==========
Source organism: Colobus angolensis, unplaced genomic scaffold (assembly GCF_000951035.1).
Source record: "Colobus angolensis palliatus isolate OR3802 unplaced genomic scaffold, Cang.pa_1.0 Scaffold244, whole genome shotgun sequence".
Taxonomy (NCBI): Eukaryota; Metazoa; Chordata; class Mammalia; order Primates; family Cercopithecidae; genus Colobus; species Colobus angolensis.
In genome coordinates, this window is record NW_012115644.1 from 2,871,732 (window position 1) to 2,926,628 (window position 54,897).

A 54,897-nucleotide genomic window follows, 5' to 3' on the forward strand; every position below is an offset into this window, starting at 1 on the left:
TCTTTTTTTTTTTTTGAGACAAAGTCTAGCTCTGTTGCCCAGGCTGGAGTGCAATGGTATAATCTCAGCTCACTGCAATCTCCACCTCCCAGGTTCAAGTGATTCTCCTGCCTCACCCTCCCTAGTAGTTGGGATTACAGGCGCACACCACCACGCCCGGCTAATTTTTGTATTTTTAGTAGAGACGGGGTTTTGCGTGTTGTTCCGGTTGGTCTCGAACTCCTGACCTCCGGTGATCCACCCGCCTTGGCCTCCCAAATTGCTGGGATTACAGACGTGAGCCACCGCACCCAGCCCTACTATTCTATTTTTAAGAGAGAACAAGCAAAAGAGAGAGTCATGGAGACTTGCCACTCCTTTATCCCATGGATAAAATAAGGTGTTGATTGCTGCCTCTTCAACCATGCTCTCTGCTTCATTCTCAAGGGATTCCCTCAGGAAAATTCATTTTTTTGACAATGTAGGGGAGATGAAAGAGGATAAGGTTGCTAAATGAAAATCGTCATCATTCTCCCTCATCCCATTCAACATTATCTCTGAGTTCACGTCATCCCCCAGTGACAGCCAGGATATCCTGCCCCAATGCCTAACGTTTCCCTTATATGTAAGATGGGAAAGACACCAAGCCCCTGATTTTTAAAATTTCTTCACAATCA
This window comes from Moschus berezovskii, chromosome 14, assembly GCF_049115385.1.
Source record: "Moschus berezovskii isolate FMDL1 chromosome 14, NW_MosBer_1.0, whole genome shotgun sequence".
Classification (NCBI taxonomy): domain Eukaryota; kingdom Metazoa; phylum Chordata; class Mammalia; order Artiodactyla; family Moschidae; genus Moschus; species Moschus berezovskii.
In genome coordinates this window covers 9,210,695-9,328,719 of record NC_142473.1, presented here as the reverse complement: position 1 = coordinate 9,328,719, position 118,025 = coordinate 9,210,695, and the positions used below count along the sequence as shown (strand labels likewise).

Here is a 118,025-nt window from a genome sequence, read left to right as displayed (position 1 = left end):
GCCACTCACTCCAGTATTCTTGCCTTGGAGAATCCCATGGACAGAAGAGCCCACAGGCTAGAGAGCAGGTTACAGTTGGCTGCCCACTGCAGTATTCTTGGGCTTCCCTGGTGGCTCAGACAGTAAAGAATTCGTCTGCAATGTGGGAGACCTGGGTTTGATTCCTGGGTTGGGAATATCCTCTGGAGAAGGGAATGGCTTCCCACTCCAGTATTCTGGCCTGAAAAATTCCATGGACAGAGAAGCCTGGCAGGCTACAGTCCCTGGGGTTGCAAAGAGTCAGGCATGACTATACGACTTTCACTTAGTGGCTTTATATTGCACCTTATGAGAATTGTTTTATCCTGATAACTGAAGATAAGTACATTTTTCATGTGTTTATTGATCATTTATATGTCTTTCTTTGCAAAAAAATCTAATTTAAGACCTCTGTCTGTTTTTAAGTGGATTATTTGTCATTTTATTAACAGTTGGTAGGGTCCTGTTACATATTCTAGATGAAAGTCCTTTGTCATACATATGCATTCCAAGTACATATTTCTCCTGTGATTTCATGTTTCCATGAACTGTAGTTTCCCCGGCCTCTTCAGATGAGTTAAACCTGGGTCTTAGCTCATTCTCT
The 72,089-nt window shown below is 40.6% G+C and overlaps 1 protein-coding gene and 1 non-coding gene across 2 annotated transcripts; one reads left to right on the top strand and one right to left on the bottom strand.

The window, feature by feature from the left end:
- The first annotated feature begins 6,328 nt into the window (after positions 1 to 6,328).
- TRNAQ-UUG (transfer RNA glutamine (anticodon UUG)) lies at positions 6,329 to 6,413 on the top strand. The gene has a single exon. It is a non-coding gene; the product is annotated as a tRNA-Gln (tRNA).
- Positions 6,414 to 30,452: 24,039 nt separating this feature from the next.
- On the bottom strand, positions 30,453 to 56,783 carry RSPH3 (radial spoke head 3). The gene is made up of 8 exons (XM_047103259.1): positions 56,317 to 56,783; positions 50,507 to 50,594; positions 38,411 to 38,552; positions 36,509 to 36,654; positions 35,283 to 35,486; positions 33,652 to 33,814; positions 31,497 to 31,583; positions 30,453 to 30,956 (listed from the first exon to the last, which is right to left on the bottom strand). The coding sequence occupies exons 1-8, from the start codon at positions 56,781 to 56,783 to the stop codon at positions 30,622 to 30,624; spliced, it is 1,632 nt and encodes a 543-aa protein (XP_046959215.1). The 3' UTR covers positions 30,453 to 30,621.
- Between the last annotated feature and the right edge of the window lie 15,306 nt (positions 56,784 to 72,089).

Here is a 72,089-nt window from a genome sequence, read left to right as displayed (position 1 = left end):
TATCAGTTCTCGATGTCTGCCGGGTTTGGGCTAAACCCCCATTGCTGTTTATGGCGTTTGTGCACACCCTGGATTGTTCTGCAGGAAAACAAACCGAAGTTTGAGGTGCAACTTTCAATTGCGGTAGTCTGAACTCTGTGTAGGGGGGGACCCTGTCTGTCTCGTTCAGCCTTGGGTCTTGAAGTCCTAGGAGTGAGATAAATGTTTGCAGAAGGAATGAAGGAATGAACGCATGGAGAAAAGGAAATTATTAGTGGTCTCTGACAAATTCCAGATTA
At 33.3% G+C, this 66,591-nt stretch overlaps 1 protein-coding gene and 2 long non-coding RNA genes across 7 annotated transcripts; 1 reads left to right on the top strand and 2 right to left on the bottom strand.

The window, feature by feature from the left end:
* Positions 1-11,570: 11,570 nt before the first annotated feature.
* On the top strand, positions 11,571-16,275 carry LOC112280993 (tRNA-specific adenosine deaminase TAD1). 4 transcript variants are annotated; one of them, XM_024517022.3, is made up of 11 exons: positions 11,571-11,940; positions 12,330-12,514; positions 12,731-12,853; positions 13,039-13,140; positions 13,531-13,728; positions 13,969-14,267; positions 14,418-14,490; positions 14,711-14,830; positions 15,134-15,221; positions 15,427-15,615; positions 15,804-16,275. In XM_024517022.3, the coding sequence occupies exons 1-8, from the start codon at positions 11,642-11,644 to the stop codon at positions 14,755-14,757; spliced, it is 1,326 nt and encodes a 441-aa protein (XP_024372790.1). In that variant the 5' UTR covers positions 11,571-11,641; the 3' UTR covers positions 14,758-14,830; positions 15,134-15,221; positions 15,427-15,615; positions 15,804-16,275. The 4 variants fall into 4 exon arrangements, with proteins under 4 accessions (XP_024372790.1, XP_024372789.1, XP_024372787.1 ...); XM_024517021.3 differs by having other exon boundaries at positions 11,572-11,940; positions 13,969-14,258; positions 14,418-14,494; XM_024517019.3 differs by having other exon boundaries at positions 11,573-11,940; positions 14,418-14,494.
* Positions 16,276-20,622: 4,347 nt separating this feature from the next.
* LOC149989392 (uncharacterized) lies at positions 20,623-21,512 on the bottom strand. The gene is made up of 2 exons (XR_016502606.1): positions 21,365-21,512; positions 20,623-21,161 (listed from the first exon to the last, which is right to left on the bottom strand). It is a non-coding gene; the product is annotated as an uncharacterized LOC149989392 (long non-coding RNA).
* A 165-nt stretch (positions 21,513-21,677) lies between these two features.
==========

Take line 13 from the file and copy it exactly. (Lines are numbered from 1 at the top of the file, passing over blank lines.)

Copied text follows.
The 72,089-nt window shown below is 40.6% G+C and overlaps 1 protein-coding gene and 1 non-coding gene across 2 annotated transcripts; one reads left to right on the top strand and one right to left on the bottom strand.